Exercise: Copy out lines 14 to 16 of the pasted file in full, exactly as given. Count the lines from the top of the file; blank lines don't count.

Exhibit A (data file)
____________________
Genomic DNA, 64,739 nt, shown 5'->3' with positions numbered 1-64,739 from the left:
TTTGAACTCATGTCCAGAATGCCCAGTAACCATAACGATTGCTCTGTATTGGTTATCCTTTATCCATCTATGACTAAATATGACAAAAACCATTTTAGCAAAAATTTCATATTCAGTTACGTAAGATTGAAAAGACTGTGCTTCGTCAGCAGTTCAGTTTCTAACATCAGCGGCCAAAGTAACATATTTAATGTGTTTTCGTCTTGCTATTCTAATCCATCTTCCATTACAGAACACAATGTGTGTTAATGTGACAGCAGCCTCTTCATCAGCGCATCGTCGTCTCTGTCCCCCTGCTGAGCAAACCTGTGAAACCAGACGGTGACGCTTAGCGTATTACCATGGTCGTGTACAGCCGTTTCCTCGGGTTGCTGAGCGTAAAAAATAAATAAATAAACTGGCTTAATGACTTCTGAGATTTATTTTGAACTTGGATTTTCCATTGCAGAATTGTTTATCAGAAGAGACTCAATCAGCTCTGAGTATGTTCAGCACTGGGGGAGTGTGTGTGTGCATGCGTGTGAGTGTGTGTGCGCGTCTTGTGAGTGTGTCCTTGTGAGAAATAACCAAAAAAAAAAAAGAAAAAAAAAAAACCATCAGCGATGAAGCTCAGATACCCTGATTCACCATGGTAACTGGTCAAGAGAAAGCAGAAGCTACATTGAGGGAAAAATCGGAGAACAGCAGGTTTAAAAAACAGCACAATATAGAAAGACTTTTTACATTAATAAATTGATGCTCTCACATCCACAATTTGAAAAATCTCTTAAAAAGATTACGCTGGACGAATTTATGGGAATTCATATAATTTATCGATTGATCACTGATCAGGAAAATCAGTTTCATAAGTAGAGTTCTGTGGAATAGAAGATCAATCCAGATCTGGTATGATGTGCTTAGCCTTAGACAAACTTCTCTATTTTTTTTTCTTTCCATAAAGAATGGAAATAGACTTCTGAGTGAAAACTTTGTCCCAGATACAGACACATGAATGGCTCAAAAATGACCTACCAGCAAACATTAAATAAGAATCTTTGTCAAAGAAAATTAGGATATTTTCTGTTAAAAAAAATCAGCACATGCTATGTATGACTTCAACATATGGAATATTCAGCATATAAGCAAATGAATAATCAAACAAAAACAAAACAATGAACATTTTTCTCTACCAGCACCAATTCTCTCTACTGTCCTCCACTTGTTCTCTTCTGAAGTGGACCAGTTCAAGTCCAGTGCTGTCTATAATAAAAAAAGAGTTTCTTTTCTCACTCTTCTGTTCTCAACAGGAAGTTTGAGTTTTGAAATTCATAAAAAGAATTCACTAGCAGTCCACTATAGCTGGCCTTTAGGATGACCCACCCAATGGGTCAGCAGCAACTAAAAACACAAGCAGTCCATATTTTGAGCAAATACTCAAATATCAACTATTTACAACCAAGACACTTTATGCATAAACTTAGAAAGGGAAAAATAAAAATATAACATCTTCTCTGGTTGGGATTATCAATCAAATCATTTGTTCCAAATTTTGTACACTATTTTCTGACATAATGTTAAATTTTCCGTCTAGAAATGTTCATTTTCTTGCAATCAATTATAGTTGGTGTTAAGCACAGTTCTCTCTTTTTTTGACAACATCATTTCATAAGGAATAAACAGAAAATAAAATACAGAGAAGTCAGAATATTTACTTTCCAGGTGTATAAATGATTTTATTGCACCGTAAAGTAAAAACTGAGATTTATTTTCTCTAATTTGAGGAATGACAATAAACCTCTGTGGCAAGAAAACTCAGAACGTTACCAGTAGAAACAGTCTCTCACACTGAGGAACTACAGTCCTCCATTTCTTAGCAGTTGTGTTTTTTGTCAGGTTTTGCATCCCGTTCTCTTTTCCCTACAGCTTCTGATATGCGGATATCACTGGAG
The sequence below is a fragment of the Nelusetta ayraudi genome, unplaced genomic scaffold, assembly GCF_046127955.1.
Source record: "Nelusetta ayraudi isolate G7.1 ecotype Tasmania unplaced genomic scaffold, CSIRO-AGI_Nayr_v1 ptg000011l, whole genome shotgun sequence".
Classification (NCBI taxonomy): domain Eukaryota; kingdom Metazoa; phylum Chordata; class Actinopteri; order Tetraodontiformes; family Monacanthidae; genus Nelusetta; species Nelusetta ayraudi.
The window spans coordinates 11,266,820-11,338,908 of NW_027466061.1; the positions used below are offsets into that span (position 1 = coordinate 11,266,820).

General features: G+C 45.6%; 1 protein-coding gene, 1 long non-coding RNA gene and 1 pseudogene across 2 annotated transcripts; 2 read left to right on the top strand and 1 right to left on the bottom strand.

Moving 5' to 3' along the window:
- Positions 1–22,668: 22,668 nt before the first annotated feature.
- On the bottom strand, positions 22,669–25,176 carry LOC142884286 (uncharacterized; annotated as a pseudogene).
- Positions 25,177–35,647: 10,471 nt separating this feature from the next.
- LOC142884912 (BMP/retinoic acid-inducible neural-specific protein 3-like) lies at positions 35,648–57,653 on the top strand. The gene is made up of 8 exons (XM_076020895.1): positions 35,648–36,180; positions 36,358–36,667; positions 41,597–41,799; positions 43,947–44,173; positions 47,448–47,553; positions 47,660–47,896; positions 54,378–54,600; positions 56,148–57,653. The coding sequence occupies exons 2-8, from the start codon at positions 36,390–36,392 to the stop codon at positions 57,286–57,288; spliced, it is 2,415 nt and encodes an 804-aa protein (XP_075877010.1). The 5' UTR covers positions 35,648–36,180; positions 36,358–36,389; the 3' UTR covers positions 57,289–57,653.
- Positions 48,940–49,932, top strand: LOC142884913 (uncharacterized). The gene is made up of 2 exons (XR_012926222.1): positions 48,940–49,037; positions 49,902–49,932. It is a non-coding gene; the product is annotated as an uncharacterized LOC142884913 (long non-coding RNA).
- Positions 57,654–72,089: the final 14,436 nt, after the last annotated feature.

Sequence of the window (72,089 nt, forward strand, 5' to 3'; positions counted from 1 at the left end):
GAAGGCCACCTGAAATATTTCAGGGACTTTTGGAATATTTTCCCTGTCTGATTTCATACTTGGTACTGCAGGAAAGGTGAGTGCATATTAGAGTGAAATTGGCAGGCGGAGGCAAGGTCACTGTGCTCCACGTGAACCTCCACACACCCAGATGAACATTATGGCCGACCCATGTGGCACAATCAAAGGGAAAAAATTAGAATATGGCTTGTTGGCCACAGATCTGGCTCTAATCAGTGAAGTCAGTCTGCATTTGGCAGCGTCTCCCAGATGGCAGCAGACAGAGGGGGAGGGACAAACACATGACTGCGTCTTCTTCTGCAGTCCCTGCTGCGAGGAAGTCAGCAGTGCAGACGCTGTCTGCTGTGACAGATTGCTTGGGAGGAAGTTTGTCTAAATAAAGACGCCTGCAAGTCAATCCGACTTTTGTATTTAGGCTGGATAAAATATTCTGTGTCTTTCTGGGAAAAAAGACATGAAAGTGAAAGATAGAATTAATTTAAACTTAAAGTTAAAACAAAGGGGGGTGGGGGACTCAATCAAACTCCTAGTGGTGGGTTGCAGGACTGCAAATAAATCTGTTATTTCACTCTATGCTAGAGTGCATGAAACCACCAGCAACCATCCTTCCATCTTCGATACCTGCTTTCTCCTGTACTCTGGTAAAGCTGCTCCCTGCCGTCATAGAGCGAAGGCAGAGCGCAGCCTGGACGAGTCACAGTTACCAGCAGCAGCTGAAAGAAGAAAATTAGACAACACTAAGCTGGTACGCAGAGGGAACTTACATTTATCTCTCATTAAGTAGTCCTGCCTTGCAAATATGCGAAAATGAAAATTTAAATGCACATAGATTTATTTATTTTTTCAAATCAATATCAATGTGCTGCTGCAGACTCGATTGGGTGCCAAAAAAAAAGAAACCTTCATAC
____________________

- Positions 57,654–72,089: the final 14,436 nt, after the last annotated feature.

Sequence of the window (72,089 nt, forward strand, 5' to 3'; positions counted from 1 at the left end):
GAAGGCCACCTGAAATATTTCAGGGACTTTTGGAATATTTTCCCTGTCTGATTTCATACTTGGTACTGCAGGAAAGGTGAGTGCATATTAGAGTGAAATTGGCAGGCGGAGGCAAGGTCACTGTGCTCCACGTGAACCTCCACACACCCAGATGAACATTATGGCCGACCCATGTGGCACAATCAAAGGGAAAAAATTAGAATATGGCTTGTTGGCCACAGATCTGGCTCTAATCAGTGAAGTCAGTCTGCATTTGGCAGCGTCTCCCAGATGGCAGCAGACAGAGGGGGAGGGACAAACACATGACTGCGTCTTCTTCTGCAGTCCCTGCTGCGAGGAAGTCAGCAGTGCAGACGCTGTCTGCTGTGACAGATTGCTTGGGAGGAAGTTTGTCTAAATAAAGACGCCTGCAAGTCAATCCGACTTTTGTATTTAGGCTGGATAAAATATTCTGTGTCTTTCTGGGAAAAAAGACATGAAAGTGAAAGATAGAATTAATTTAAACTTAAAGTTAAAACAAAGGGGGGTGGGGGACTCAATCAAACTCCTAGTGGTGGGTTGCAGGACTGCAAATAAATCTGTTATTTCACTCTATGCTAGAGTGCATGAAACCACCAGCAACCATCCTTCCATCTTCGATACCTGCTTTCTCCTGTACTCTGGTAAAGCTGCTCCCTGCCGTCATAGAGCGAAGGCAGAGCGCAGCCTGGACGAGTCACAGTTACCAGCAGCAGCTGAAAGAAGAAAATTAGACAACACTAAGCTGGTACGCAGAGGGAACTTACATTTATCTCTCATTAAGTAGTCCTGCCTTGCAAATATGCGAAAATGAAAATTTAAATGCACATAGATTTATTTATTTTTTCAAATCAATATCAATGTGCTGCTGCAGACTCGATTGGGTGCCAAAAAAAAAGAAACCTTCATAC